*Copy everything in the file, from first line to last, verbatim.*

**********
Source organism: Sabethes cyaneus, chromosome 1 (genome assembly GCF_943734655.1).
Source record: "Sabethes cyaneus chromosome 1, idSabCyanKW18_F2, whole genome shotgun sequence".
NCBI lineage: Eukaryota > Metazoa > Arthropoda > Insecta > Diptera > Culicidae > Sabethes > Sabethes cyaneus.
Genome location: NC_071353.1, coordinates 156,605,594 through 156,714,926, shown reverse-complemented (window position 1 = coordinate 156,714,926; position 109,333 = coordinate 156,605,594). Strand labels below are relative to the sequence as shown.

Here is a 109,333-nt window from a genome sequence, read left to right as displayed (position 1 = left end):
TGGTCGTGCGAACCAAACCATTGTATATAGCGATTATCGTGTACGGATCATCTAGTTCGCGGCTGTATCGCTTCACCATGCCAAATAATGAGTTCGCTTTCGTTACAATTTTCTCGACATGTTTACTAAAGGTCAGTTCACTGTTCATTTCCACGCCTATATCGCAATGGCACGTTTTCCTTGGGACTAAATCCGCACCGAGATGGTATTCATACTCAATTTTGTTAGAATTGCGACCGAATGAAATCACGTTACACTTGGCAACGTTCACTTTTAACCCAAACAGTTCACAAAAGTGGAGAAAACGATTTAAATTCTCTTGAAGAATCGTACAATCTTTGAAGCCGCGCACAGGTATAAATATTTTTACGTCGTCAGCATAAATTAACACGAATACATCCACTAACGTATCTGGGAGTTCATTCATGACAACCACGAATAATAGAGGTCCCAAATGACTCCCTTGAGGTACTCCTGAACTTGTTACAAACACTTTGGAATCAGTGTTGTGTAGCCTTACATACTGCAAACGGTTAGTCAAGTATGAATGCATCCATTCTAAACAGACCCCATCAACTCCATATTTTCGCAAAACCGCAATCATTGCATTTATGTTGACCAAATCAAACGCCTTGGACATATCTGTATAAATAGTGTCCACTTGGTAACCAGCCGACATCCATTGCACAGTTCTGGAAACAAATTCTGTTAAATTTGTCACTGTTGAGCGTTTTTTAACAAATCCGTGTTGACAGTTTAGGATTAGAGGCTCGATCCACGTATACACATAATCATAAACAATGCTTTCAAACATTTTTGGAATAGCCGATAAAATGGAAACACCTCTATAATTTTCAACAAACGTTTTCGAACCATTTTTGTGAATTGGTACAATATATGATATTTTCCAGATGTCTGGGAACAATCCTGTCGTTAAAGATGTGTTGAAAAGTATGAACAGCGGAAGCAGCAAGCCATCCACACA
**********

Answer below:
Source organism: Sabethes cyaneus, chromosome 1 (genome assembly GCF_943734655.1).
Source record: "Sabethes cyaneus chromosome 1, idSabCyanKW18_F2, whole genome shotgun sequence".
NCBI lineage: Eukaryota > Metazoa > Arthropoda > Insecta > Diptera > Culicidae > Sabethes > Sabethes cyaneus.
Genome location: NC_071353.1, coordinates 156,605,594 through 156,714,926, shown reverse-complemented (window position 1 = coordinate 156,714,926; position 109,333 = coordinate 156,605,594). Strand labels below are relative to the sequence as shown.

Here is a 109,333-nt window from a genome sequence, read left to right as displayed (position 1 = left end):
TGGTCGTGCGAACCAAACCATTGTATATAGCGATTATCGTGTACGGATCATCTAGTTCGCGGCTGTATCGCTTCACCATGCCAAATAATGAGTTCGCTTTCGTTACAATTTTCTCGACATGTTTACTAAAGGTCAGTTCACTGTTCATTTCCACGCCTATATCGCAATGGCACGTTTTCCTTGGGACTAAATCCGCACCGAGATGGTATTCATACTCAATTTTGTTAGAATTGCGACCGAATGAAATCACGTTACACTTGGCAACGTTCACTTTTAACCCAAACAGTTCACAAAAGTGGAGAAAACGATTTAAATTCTCTTGAAGAATCGTACAATCTTTGAAGCCGCGCACAGGTATAAATATTTTTACGTCGTCAGCATAAATTAACACGAATACATCCACTAACGTATCTGGGAGTTCATTCATGACAACCACGAATAATAGAGGTCCCAAATGACTCCCTTGAGGTACTCCTGAACTTGTTACAAACACTTTGGAATCAGTGTTGTGTAGCCTTACATACTGCAAACGGTTAGTCAAGTATGAATGCATCCATTCTAAACAGACCCCATCAACTCCATATTTTCGCAAAACCGCAATCATTGCATTTATGTTGACCAAATCAAACGCCTTGGACATATCTGTATAAATAGTGTCCACTTGGTAACCAGCCGACATCCATTGCACAGTTCTGGAAACAAATTCTGTTAAATTTGTCACTGTTGAGCGTTTTTTAACAAATCCGTGTTGACAGTTTAGGATTAGAGGCTCGATCCACGTATACACATAATCATAAACAATGCTTTCAAACATTTTTGGAATAGCCGATAAAATGGAAACACCTCTATAATTTTCAACAAACGTTTTCGAACCATTTTTGTGAATTGGTACAATATATGATATTTTCCAGATGTCTGGGAACAATCCTGTCGTTAAAGATGTGTTGAAAAGTATGAACAGCGGAAGCAGCAAGCCATCCACACA